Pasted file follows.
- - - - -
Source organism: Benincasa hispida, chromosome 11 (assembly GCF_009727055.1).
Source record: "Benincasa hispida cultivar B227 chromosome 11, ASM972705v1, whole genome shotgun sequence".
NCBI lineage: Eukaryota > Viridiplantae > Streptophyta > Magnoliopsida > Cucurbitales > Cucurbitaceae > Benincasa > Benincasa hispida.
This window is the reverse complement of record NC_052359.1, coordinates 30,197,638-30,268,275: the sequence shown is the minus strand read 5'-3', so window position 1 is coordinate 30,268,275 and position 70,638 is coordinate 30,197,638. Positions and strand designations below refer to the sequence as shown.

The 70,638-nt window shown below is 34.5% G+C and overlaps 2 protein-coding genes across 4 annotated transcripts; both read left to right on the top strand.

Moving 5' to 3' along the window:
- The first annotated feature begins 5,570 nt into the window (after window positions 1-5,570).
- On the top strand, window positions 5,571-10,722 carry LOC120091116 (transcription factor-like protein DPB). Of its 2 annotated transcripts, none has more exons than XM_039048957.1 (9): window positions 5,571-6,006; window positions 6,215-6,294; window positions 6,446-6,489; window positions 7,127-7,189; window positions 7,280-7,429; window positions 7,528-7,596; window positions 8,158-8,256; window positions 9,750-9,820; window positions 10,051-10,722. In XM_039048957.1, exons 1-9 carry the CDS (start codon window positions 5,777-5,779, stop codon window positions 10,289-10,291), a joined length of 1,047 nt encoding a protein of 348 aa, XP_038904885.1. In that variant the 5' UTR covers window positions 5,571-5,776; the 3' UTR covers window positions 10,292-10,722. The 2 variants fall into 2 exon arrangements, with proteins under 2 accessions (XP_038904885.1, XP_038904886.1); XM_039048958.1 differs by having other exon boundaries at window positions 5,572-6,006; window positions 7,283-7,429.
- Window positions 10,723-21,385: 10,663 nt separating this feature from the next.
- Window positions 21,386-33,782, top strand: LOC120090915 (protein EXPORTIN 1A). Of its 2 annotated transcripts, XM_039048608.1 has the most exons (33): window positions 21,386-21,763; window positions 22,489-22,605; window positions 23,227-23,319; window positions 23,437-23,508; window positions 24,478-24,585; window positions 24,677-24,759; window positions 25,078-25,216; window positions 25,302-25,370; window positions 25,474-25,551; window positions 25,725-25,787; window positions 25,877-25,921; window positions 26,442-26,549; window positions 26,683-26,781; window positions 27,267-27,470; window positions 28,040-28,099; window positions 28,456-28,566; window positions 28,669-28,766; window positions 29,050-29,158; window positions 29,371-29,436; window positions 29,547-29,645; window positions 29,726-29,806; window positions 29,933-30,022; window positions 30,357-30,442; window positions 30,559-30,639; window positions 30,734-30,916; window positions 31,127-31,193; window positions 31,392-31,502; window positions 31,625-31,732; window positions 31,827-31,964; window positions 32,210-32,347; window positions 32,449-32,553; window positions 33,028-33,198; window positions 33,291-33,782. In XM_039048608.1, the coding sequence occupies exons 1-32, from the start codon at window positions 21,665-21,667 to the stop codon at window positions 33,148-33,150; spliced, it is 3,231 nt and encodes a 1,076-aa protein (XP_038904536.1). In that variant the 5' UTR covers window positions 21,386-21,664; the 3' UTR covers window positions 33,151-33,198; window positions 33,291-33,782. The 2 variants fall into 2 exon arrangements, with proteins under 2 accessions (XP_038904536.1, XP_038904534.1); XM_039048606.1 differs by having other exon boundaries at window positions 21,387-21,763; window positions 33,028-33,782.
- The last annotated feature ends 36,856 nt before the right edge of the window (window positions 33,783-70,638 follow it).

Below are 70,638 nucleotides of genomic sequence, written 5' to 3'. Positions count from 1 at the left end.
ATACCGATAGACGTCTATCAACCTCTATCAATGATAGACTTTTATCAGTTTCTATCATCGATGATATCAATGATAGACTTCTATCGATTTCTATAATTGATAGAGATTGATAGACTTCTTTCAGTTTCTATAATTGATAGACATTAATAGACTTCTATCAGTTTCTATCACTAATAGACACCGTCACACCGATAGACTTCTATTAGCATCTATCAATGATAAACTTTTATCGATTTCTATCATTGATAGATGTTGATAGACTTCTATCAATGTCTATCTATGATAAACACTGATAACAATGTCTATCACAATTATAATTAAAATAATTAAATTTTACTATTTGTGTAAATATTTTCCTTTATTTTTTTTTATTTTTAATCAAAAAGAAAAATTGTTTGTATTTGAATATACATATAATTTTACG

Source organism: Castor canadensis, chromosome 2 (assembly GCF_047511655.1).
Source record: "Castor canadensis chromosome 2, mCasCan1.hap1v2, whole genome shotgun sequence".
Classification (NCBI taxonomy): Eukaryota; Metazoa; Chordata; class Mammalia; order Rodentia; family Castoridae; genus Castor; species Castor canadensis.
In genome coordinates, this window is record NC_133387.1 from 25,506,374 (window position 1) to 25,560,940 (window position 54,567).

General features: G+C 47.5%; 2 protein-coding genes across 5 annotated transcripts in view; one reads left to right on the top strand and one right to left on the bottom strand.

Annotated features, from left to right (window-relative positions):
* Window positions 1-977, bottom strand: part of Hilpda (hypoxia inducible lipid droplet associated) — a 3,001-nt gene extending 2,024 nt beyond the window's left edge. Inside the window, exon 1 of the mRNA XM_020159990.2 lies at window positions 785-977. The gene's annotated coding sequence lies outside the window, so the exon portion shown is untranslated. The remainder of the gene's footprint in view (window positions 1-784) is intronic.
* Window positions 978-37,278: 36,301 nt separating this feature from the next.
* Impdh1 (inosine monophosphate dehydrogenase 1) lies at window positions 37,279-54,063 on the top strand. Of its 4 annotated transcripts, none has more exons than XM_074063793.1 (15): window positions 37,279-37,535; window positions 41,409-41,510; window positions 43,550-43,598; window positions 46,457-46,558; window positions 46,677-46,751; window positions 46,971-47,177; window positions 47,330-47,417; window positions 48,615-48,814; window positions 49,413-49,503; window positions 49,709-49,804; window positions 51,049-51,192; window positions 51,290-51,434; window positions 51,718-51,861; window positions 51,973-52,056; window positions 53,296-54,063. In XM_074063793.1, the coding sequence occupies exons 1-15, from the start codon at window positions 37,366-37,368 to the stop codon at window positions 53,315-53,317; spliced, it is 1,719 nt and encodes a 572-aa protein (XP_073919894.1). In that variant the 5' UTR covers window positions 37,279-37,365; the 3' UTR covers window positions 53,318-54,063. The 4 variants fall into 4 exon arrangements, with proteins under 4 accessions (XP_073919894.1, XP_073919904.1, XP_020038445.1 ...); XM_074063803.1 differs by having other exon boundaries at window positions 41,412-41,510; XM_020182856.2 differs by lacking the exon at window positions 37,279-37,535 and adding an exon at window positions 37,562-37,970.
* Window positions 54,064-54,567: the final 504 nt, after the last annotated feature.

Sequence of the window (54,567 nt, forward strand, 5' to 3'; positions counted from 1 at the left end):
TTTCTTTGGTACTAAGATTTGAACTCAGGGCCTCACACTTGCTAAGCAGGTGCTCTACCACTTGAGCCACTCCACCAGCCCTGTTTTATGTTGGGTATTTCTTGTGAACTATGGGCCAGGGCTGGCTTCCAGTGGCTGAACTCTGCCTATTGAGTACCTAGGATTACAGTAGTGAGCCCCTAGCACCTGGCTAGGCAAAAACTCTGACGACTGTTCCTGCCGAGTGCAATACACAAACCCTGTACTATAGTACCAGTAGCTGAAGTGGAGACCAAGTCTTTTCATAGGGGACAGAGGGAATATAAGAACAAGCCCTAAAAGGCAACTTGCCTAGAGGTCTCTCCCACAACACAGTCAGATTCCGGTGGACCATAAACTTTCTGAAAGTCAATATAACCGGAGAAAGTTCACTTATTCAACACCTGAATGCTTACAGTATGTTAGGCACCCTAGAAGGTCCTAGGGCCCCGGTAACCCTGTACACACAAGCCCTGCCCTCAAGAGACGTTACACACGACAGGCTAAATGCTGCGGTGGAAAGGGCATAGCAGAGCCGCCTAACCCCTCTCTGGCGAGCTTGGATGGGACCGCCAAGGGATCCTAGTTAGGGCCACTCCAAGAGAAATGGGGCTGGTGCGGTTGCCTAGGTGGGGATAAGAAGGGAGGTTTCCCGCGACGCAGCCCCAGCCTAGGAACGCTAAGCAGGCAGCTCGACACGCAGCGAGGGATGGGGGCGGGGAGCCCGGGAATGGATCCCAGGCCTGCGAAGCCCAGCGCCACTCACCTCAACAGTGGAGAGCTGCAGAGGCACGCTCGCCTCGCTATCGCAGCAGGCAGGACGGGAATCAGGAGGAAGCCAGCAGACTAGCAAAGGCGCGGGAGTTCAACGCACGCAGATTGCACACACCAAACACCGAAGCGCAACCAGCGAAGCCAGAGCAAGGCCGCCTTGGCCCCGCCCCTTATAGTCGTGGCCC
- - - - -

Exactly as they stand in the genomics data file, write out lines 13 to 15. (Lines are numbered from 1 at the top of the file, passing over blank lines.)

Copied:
ATACCGATAGACGTCTATCAACCTCTATCAATGATAGACTTTTATCAGTTTCTATCATCGATGATATCAATGATAGACTTCTATCGATTTCTATAATTGATAGAGATTGATAGACTTCTTTCAGTTTCTATAATTGATAGACATTAATAGACTTCTATCAGTTTCTATCACTAATAGACACCGTCACACCGATAGACTTCTATTAGCATCTATCAATGATAAACTTTTATCGATTTCTATCATTGATAGATGTTGATAGACTTCTATCAATGTCTATCTATGATAAACACTGATAACAATGTCTATCACAATTATAATTAAAATAATTAAATTTTACTATTTGTGTAAATATTTTCCTTTATTTTTTTTTATTTTTAATCAAAAAGAAAAATTGTTTGTATTTGAATATACATATAATTTTACG

Source organism: Castor canadensis, chromosome 2 (assembly GCF_047511655.1).
Source record: "Castor canadensis chromosome 2, mCasCan1.hap1v2, whole genome shotgun sequence".